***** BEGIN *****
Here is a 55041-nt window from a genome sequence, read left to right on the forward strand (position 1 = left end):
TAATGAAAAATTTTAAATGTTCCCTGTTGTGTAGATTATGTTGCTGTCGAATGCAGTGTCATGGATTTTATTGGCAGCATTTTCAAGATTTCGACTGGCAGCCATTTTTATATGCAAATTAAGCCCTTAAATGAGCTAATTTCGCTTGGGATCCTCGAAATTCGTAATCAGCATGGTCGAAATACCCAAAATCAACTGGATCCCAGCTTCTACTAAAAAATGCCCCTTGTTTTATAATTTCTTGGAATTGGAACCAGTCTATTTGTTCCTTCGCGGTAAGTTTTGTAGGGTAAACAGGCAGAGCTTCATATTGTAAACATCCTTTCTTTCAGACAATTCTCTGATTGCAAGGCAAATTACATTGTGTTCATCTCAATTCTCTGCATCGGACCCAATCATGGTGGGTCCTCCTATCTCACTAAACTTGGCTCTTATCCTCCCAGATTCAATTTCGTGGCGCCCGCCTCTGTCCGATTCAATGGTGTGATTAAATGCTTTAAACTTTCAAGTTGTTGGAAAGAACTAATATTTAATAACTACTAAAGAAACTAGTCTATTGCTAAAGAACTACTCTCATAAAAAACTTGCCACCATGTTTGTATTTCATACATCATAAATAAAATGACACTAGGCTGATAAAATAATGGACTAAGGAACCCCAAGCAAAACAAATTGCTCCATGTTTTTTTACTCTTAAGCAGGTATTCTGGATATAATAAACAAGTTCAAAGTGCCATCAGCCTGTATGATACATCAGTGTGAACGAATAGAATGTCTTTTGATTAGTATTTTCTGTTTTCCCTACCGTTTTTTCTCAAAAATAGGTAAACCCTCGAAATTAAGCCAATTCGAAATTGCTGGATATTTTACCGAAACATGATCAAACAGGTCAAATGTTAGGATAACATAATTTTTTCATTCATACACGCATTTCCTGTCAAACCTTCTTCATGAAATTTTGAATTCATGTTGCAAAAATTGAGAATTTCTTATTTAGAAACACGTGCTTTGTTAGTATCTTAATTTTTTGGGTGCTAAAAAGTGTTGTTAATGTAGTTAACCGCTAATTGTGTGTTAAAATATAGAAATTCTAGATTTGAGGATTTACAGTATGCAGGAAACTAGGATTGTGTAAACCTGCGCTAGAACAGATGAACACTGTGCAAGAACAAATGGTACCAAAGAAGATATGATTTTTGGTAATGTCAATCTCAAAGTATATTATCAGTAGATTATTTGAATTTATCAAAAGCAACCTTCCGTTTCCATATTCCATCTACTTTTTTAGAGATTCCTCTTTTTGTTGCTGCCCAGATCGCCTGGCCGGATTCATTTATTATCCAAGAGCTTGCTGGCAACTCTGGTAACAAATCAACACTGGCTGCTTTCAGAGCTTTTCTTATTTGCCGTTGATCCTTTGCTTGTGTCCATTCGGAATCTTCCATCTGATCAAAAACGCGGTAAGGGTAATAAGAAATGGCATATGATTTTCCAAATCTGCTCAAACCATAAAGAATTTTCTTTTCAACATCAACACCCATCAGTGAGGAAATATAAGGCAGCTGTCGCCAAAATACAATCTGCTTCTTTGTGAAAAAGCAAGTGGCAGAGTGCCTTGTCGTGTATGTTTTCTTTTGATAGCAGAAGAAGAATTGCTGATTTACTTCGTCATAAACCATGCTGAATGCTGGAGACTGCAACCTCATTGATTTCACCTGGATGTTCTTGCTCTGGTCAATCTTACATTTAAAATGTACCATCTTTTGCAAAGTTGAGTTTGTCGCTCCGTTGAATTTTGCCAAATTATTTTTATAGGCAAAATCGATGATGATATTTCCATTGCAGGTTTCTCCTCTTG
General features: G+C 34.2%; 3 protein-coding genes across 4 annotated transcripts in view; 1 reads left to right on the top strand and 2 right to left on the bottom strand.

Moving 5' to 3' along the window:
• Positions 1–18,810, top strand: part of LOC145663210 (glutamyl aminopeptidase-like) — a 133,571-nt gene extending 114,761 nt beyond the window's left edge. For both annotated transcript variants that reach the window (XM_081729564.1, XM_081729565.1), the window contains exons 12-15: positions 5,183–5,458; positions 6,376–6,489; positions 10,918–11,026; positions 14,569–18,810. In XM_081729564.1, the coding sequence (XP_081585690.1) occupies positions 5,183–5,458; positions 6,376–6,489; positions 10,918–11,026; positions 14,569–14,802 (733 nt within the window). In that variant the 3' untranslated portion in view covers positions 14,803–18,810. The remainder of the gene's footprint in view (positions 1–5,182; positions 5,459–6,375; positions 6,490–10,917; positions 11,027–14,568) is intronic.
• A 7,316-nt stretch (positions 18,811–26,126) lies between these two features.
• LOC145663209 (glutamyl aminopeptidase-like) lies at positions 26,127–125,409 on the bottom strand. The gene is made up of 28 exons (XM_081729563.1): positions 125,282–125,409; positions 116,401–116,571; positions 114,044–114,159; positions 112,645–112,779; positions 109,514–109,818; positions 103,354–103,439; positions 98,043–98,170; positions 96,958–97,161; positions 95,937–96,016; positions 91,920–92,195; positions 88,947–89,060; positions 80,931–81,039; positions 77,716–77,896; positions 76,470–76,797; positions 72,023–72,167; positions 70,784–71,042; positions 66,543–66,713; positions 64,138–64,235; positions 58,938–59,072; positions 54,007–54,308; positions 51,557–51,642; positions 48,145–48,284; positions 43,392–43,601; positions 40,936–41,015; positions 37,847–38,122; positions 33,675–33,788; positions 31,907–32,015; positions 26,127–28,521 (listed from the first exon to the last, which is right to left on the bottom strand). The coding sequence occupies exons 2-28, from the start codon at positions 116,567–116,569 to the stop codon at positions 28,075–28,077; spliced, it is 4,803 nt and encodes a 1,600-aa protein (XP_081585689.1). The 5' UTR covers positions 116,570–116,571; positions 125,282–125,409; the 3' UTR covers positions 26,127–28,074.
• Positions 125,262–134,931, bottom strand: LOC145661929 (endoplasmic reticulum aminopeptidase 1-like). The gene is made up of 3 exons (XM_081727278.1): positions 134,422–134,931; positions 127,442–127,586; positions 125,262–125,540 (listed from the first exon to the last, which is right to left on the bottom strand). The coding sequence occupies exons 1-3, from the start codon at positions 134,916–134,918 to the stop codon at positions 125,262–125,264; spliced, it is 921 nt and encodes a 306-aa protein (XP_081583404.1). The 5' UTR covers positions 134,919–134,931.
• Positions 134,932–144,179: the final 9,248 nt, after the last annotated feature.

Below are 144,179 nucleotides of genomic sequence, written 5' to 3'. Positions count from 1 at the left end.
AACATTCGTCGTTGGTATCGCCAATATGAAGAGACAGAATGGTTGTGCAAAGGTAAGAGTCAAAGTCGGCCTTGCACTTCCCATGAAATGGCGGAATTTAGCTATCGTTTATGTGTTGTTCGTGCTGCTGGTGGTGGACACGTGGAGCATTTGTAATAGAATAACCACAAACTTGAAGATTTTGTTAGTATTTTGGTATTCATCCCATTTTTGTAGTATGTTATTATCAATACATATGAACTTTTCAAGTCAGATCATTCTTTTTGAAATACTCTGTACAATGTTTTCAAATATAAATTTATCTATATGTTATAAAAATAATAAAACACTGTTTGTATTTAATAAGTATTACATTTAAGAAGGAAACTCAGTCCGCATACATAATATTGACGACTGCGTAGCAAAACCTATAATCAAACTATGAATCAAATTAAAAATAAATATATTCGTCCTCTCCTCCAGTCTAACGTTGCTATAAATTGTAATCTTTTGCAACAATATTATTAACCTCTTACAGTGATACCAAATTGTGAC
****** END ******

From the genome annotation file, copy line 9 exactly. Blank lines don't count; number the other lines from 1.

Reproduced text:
• Positions 134,932–144,179: the final 9,248 nt, after the last annotated feature.